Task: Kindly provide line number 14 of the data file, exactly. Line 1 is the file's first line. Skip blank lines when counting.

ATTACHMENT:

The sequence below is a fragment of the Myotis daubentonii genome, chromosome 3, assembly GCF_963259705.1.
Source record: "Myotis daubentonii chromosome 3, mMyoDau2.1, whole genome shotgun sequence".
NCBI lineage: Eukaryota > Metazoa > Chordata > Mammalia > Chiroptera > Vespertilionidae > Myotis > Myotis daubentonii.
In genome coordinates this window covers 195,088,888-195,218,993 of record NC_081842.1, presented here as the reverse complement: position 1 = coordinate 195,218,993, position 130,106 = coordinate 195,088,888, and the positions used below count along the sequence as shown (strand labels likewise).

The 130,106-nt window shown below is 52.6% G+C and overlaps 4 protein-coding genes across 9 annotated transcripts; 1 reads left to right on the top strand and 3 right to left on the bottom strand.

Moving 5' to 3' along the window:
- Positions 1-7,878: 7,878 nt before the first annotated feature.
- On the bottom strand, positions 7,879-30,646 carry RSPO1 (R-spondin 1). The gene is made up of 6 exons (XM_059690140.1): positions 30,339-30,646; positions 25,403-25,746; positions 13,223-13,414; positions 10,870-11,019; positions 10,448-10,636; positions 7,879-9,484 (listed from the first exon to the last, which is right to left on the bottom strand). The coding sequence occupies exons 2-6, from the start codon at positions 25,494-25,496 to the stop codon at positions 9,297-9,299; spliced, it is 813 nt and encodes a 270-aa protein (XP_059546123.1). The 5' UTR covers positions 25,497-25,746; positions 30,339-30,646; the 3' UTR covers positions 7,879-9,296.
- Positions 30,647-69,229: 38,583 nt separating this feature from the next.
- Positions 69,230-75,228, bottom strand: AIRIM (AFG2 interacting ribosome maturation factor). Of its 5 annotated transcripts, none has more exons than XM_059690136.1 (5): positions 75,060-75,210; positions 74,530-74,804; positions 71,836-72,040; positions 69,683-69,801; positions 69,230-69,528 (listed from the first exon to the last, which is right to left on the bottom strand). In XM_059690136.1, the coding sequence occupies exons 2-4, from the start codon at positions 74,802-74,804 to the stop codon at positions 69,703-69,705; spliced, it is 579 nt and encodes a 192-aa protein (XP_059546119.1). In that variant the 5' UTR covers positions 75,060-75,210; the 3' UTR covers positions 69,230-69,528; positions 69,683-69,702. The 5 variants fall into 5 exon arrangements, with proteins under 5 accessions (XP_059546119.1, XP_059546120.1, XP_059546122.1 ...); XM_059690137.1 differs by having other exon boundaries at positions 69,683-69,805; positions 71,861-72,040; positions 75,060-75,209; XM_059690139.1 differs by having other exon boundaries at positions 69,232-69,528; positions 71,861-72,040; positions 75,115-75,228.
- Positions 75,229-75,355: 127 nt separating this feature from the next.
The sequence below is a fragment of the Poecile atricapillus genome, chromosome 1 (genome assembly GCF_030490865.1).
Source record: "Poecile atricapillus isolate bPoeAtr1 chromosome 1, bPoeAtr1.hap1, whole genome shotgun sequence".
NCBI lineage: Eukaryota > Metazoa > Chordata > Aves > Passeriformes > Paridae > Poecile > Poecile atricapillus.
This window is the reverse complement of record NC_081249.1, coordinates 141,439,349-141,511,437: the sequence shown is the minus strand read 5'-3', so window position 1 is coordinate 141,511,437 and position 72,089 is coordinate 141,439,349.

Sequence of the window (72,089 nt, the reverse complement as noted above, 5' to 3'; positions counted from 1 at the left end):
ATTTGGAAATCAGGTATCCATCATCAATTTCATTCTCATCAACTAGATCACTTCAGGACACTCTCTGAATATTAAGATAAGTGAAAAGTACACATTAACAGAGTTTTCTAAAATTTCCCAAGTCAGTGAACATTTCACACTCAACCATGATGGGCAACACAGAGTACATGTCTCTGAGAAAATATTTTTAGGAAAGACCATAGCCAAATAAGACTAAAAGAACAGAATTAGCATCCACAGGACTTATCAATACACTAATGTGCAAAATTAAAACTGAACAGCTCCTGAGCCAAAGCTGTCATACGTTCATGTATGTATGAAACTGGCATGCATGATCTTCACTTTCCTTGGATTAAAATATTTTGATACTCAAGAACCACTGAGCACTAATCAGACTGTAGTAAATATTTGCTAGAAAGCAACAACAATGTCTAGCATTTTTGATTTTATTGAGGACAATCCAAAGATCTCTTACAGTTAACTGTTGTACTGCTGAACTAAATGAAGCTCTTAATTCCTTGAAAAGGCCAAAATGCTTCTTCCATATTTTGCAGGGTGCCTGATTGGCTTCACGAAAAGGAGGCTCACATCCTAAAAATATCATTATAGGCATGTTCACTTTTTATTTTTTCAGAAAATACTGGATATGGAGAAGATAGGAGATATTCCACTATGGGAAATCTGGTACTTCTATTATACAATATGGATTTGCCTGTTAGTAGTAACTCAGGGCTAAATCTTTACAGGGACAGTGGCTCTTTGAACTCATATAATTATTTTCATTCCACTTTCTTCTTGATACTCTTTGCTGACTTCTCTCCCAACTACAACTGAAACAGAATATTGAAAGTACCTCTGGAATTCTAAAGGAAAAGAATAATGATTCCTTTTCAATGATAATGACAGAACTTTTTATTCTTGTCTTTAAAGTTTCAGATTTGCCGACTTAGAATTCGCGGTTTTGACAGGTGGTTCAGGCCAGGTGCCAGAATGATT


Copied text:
NCBI lineage: Eukaryota > Metazoa > Chordata > Aves > Passeriformes > Paridae > Poecile > Poecile atricapillus.